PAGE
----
Missy Raiger of Lebanon County had gastric bypass surgery five years ago. This post and others chronicle what led her to have the surgery and her journey after. Read her previous post here.
At the informational seminar, I was told the evaluation process could take up to eight weeks. These were the longest weeks of my life. I’d go to work every day and co-workers would ask if I had heard anything. I was losing faith. I figured I was correct in that I wouldn’t qualify because my issues were not as great as some of the others I have seen and spoken to weeks prior at the seminar.
It was almost 10 weeks, and I still hadn’t heard a thing back. So I called. I was put on hold, and my heart sunk. I figured the woman I was speaking to was getting someone to explain to me why I was denied. When the next person came on the line, she greeted me with, “So when would you like to make your first appointment?” I was caught off guard. Thankfully the woman understood that I was confused and asked if I had not been accepted. When I said I didn’t know, that’s what I was waiting to find out, she then told me that she was holding my paperwork in her hand and it was marked approved. I couldn’t believe it. I was in!
After the shock wore off, I listened to what I needed to do next. I had to go in for my first meeting with the staff and start the group counseling sessions and meet with the nutritionist. And the journey began.
I did both appointments in one day to condense the need to take time off work. I will add here that during this whole process, my co-workers and my bosses were amazing. I am so thankful to have had the kind, understanding people around me that I did.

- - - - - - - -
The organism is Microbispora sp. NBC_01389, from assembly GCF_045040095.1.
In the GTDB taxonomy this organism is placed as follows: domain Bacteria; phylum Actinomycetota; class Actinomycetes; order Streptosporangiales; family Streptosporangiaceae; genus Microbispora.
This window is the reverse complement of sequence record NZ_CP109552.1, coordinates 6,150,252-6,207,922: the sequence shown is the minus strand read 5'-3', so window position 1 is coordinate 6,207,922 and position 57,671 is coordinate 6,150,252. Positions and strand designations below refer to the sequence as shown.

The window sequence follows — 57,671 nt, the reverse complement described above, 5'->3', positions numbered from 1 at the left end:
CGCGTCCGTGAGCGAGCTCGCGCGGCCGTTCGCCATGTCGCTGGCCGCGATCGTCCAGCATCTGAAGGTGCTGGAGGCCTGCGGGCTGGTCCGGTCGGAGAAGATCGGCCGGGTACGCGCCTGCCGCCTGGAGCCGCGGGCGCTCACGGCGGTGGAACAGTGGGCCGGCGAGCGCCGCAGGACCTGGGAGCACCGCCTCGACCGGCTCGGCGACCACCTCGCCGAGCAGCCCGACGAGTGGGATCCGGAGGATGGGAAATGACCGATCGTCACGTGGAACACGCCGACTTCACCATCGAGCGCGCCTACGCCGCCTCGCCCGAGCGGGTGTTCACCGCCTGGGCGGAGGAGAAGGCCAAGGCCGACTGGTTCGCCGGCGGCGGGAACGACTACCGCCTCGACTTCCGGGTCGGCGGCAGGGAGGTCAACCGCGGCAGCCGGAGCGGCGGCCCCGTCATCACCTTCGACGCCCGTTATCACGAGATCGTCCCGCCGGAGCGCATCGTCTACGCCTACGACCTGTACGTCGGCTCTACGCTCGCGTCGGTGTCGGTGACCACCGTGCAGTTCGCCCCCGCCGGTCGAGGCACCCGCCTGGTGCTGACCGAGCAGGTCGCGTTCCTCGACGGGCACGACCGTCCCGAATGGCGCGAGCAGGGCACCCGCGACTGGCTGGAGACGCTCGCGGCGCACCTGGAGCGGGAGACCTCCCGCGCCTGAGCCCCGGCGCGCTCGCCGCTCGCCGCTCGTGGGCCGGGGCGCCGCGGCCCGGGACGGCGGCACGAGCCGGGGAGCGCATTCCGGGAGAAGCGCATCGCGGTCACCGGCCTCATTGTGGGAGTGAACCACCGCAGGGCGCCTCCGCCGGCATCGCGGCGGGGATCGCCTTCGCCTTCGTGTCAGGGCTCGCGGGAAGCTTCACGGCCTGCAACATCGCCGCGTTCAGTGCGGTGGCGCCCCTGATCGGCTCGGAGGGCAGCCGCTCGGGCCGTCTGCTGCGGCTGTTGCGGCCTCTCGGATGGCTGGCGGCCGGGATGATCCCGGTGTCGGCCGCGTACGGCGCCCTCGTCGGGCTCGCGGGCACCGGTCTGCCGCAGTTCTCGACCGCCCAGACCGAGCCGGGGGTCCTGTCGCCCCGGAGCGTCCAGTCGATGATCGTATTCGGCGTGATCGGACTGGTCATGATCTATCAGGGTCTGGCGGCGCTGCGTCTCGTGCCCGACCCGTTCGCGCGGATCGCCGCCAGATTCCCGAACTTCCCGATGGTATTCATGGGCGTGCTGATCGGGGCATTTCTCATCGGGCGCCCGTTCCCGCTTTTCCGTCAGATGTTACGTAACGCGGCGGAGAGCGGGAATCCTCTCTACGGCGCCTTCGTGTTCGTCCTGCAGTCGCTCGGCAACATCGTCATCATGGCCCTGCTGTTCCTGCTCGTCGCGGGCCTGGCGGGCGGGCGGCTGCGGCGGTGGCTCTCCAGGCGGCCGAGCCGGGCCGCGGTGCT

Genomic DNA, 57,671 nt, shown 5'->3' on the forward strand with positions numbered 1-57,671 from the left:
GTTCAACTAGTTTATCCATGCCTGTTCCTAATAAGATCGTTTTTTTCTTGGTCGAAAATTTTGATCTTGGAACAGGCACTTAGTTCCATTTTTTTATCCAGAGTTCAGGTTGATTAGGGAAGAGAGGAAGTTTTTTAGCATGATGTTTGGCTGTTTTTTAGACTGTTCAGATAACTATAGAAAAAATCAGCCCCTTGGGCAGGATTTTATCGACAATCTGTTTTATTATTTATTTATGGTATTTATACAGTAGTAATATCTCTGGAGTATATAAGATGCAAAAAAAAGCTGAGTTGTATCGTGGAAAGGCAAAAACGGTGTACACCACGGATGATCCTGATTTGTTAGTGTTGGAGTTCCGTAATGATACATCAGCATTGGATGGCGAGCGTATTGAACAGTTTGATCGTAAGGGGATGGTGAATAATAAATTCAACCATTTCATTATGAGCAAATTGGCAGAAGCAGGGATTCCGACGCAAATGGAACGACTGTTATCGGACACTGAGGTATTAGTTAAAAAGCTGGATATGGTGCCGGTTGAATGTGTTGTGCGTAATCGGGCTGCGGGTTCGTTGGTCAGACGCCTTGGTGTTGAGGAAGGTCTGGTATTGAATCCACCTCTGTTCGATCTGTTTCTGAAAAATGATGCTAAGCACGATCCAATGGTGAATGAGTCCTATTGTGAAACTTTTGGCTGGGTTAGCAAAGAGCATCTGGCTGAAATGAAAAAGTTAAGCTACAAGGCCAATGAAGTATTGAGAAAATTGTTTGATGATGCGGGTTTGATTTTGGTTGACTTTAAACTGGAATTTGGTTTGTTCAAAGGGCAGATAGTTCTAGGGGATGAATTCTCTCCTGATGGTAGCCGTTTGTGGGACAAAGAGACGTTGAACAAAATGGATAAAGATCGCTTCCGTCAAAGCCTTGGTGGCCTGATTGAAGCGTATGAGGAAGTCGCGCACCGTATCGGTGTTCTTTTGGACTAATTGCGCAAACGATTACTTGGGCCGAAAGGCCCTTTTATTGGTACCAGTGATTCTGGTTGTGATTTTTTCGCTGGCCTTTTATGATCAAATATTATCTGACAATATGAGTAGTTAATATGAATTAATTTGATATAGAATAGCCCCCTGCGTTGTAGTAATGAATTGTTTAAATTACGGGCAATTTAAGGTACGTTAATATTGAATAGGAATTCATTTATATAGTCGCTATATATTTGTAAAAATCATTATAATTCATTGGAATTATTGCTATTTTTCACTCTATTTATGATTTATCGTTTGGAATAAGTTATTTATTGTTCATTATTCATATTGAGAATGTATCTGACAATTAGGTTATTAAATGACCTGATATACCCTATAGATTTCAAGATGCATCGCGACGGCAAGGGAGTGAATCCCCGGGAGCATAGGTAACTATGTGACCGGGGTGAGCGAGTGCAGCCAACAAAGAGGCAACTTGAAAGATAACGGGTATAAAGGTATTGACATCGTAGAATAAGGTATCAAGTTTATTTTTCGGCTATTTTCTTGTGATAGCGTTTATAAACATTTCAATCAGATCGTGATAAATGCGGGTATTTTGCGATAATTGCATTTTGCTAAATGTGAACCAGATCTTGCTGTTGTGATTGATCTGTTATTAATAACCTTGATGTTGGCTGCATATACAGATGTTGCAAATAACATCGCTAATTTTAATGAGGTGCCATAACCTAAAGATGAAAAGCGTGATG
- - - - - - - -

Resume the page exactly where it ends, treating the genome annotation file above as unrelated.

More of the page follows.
I’m going to hold off on details until hopefully next week. I have contacted Hershey to get copies of my entire records so I can have an accurate account of my numbers as I go on. Its been nearly five years, and although I am happy to say I am still quite healthy, at times, I feel like I’m losing my mind. Remembering what I did yesterday is a challenge much less the chronology of my weight loss five years ago.
Again, here is the link to where you can get information on starting the process to surgical weight loss, if you are interested.
I will say it is a lot easier now to find the information than it was when I was looking. I suggest reading everything and anything you can on all the types of this surgery. I’m including a few links here that I found interesting even now after I had the surgery. So much has changed, it is no longer a “bypass” surgery that is common (see No. 4 below.) It’s amazing how far things have come in five years.
Follow Missy Raiger’s journey
Life before bariatric surgery
Thousands of dollars spent on fad diets, weight loss gimmicks
The big decision to have gastric bypass surgery